First loading and then re-injection at certain intervals may slow down or stop the course of the disease. In some cases, depending on the presence or number of cells in sleep mode, visual field enlargement and visual acuity may be increased.

Enlargement of the visual field after the 3rd injection

4) Okuvision & Magnovision

Electromagnetic stimulation of the retina and the visual center in the brain not only increases the secretion of the necessary growth factors in the nervous system, but also allows the formation of new visual pathways called neuronal plasticity and the reorganization of visual function.

The awakening of the photoreceptors in the sleep mode and the enlargement of the visual field in the patient who underwent growth factor injection together with magnovision are shown in the figure below.

5) Treatment of complications

Cataract develops frequently in rp patients. In advanced stages, retinal vessels become thinner and oxygen reaching the intraocular tissues and essential nutrients decrease. This accelerates the development of cataracts.

Cataract operation in rp patients can accelerate cell death in the retina and cause excessive increase in macular edema. For this reason, protecting the retina with growth factors before cataract operation will minimize the possible risks.

Macular edema is another common complication in rp patients. Edema at a certain level does not require treatment as it meets the growth factor requirement for photoreceptors. However, edema that impairs visual acuity and becomes cystoid requires treatment. If it cannot be controlled with eye drops, edema should be controlled with intraocular injections.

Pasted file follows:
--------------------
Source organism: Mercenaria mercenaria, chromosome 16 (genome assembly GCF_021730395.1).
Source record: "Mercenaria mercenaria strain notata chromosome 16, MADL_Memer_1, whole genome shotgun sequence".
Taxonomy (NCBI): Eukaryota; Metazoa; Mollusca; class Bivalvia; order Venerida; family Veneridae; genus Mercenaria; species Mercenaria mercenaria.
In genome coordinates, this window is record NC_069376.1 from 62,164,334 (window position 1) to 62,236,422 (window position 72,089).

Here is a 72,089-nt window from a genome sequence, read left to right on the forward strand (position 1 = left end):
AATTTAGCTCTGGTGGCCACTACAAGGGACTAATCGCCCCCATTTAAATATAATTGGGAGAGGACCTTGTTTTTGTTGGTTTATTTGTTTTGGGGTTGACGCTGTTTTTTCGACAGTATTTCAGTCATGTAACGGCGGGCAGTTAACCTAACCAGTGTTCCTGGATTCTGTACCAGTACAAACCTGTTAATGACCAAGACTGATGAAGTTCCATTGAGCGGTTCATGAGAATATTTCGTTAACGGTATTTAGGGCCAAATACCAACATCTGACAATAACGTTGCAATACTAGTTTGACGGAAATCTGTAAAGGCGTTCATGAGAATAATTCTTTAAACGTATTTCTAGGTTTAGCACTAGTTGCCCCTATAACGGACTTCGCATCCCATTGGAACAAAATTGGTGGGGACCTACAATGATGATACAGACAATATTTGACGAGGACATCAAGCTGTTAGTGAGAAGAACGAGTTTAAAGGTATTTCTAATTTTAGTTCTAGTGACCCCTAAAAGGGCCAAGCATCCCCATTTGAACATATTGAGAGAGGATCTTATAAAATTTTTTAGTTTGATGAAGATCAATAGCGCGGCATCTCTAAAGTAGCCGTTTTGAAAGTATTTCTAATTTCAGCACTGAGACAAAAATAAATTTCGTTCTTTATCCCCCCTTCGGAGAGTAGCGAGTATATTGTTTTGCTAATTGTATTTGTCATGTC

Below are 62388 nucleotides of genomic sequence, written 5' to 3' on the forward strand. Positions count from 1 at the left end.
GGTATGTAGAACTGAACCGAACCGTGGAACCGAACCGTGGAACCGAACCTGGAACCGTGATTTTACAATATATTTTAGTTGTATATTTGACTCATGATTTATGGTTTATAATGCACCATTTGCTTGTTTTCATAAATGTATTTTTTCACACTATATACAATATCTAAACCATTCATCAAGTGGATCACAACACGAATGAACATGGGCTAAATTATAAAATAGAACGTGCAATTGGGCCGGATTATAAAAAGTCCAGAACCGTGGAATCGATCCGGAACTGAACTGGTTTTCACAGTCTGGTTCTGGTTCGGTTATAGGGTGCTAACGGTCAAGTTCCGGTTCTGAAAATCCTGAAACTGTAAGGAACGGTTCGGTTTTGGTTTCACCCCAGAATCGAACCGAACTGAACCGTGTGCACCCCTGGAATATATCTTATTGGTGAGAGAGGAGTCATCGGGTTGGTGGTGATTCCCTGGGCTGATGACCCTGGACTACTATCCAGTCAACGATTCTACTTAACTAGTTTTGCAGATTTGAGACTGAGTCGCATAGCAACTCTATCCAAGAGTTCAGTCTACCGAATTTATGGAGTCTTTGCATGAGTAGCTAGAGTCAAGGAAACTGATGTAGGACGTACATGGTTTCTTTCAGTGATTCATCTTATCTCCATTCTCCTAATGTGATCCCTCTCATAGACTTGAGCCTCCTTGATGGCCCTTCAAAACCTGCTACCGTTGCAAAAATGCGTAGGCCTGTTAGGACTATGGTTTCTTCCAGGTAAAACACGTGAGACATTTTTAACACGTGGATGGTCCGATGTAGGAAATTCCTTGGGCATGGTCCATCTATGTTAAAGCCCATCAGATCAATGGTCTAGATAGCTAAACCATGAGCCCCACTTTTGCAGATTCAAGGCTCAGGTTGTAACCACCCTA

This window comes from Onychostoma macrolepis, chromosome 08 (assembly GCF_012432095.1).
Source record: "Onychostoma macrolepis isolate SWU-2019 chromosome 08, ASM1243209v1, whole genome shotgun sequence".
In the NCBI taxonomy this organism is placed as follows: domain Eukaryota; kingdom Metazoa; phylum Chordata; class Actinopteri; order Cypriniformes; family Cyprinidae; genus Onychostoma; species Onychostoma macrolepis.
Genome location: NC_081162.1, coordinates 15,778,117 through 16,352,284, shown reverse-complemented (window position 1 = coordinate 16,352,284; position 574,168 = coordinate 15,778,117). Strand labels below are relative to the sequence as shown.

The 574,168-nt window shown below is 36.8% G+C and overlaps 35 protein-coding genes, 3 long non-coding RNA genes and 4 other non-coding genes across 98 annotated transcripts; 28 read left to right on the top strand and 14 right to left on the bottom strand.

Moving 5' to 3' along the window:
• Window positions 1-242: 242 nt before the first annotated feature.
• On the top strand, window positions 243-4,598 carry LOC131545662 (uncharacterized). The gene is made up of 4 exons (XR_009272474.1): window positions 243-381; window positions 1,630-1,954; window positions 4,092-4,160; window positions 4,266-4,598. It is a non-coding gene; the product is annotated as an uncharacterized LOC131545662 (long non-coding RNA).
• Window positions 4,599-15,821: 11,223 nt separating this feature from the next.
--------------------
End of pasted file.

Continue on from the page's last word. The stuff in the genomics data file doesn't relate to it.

6) Safety glasses

Filtering blue-violet light at a wavelength of 415-455 nm reduces the photoreceptor death rate by 25%. It is especially recommended for computer users.

500 nm orange lenses are recommended for rp patients with initial cataract or excessive glare in the light where cone cells are also affected.

7) Low vision rehabilitation tools:

In patients whose cone cells are affected and peripheral vision is good, telescopic glasses, magnifiers with light, or magnifiers with CCTV cameras respond particularly well to the reading needs of the patients.

8) Intraocular telescopic lens implantation:

Prismatic telescopic intraocular lenses, which shift the image out of the dead area, give satisfactory results in suitable patients in patients whose cone cells are affected and peripheral vision is good.

9) Nutrition-healthy life:

It is possible to slow down the death rate of photoreceptors by consuming foods high in antioxidant vitamins and minerals and food supplements. B12-b6-b1-folic acid and omega-3 are especially necessary for the vital activities of neuronal cells, while vitamin a-lutein-carotene is necessary for the synthesis of pigments necessary for the visual function of photoreceptors.

Mediterranean Type Nutrition

  • Grilled Salmon: 2 days a week (all fatty fish - on the condition that they are grilled or baked)-(fried fish has no benefits.)
  • Plenty of green salad + grated carrots
  • Soft-boiled eggs: 3 days a week (boiled eggs in apricot consistency)
  • Raisins with black seeds or fresh black grapes in season: once a week, handful
  • Raw almonds: once a week, handful
  • Walnut: once a week, handful
  • Kefir: 2 days a week, 1 glass

30 minutes of walking outdoors every day

Absolutely no smoking

Abstinence from alcohol

It will greatly slow down the death rate of photoreceptors.

10) For patients whose photoreceptors have completely lost their vitality:

Virtual vision and rehabilitation with chips to perform the function of photoreceptors.

The image is perceived by a camera - converted into electrical energy and transmitted to the brain by electrodes. For this,

  • brainport v200
  • argus 2 bionic eyes
  • cortical prosthesis

The most appropriate method is applied to the appropriate patient.